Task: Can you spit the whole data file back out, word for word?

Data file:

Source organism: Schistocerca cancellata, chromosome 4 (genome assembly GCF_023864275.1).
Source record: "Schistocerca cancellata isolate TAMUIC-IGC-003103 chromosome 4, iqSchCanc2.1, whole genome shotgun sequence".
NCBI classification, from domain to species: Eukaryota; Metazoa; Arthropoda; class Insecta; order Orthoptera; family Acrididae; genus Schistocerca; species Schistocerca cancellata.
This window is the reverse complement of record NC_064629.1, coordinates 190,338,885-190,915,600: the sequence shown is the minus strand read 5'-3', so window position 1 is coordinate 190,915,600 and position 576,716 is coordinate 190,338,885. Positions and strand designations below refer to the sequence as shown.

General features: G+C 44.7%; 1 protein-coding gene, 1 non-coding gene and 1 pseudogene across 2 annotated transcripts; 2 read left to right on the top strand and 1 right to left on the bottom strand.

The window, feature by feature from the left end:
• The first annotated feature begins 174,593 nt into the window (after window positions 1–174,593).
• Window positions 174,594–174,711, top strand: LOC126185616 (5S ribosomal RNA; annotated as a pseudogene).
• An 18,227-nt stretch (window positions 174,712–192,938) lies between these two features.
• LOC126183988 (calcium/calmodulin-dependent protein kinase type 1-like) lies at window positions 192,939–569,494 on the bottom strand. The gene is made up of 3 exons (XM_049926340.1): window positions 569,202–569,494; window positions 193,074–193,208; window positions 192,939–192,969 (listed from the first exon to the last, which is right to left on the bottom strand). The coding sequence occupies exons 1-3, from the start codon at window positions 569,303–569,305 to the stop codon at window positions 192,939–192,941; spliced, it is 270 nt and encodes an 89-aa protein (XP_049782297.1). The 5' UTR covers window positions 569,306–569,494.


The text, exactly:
Source organism: Schistocerca cancellata, chromosome 4 (genome assembly GCF_023864275.1).
Source record: "Schistocerca cancellata isolate TAMUIC-IGC-003103 chromosome 4, iqSchCanc2.1, whole genome shotgun sequence".
NCBI classification, from domain to species: Eukaryota; Metazoa; Arthropoda; class Insecta; order Orthoptera; family Acrididae; genus Schistocerca; species Schistocerca cancellata.
This window is the reverse complement of record NC_064629.1, coordinates 190,338,885-190,915,600: the sequence shown is the minus strand read 5'-3', so window position 1 is coordinate 190,915,600 and position 576,716 is coordinate 190,338,885. Positions and strand designations below refer to the sequence as shown.

General features: G+C 44.7%; 1 protein-coding gene, 1 non-coding gene and 1 pseudogene across 2 annotated transcripts; 2 read left to right on the top strand and 1 right to left on the bottom strand.

The window, feature by feature from the left end:
• The first annotated feature begins 174,593 nt into the window (after window positions 1–174,593).
• Window positions 174,594–174,711, top strand: LOC126185616 (5S ribosomal RNA; annotated as a pseudogene).
• An 18,227-nt stretch (window positions 174,712–192,938) lies between these two features.
• LOC126183988 (calcium/calmodulin-dependent protein kinase type 1-like) lies at window positions 192,939–569,494 on the bottom strand. The gene is made up of 3 exons (XM_049926340.1): window positions 569,202–569,494; window positions 193,074–193,208; window positions 192,939–192,969 (listed from the first exon to the last, which is right to left on the bottom strand). The coding sequence occupies exons 1-3, from the start codon at window positions 569,303–569,305 to the stop codon at window positions 192,939–192,941; spliced, it is 270 nt and encodes an 89-aa protein (XP_049782297.1). The 5' UTR covers window positions 569,306–569,494.